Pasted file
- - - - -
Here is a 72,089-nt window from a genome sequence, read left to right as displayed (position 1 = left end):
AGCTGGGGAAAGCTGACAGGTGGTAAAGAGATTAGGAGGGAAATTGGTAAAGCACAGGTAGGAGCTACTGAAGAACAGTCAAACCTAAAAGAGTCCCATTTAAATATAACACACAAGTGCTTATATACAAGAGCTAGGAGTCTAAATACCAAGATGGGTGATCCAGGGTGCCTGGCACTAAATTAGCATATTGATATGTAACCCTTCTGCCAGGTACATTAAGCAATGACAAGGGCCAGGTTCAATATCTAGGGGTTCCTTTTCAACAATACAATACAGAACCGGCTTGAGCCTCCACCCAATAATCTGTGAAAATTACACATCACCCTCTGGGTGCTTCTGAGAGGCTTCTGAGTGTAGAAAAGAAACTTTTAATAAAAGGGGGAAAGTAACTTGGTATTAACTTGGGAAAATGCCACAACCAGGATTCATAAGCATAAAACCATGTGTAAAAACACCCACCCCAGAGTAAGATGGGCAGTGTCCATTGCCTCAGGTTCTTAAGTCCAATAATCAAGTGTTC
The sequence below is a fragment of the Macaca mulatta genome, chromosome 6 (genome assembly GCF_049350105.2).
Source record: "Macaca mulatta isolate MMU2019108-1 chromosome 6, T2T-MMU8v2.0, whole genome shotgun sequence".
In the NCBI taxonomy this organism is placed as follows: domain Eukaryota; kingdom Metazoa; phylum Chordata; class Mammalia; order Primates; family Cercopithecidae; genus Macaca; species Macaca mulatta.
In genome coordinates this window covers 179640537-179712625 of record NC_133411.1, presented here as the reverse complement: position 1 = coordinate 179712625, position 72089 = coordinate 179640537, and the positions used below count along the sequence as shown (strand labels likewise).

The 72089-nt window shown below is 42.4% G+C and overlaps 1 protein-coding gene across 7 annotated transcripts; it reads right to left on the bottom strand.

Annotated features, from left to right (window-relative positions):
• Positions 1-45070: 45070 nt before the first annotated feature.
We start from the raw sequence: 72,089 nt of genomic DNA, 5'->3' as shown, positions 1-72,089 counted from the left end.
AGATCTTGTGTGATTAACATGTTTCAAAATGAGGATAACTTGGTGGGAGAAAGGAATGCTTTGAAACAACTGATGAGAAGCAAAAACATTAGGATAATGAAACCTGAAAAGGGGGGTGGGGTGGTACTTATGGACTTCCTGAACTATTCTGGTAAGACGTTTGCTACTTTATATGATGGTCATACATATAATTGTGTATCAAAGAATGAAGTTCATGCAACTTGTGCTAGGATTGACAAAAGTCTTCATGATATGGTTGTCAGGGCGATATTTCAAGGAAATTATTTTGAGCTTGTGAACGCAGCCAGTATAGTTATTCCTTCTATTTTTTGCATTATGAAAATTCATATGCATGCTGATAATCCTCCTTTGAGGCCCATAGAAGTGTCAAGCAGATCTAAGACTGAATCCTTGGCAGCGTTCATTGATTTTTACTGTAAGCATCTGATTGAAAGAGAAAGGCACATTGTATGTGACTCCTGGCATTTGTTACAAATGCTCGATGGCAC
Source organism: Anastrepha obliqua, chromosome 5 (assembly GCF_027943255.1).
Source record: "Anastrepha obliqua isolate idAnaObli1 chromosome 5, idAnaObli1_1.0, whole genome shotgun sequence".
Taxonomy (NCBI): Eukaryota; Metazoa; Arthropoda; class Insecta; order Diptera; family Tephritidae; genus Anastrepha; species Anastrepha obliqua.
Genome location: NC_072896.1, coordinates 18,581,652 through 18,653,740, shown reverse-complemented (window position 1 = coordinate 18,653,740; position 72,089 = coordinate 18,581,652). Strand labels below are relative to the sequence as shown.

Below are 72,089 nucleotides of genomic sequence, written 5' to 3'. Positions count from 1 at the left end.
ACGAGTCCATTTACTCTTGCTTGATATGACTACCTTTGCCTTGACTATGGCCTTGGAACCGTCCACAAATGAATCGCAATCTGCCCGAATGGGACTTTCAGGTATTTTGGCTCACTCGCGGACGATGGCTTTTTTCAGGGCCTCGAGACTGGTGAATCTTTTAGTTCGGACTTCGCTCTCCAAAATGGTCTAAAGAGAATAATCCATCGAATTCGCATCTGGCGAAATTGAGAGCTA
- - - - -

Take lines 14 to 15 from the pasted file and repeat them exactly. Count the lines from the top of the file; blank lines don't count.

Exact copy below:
Taxonomy (NCBI): Eukaryota; Metazoa; Arthropoda; class Insecta; order Diptera; family Tephritidae; genus Anastrepha; species Anastrepha obliqua.
Genome location: NC_072896.1, coordinates 18,581,652 through 18,653,740, shown reverse-complemented (window position 1 = coordinate 18,653,740; position 72,089 = coordinate 18,581,652). Strand labels below are relative to the sequence as shown.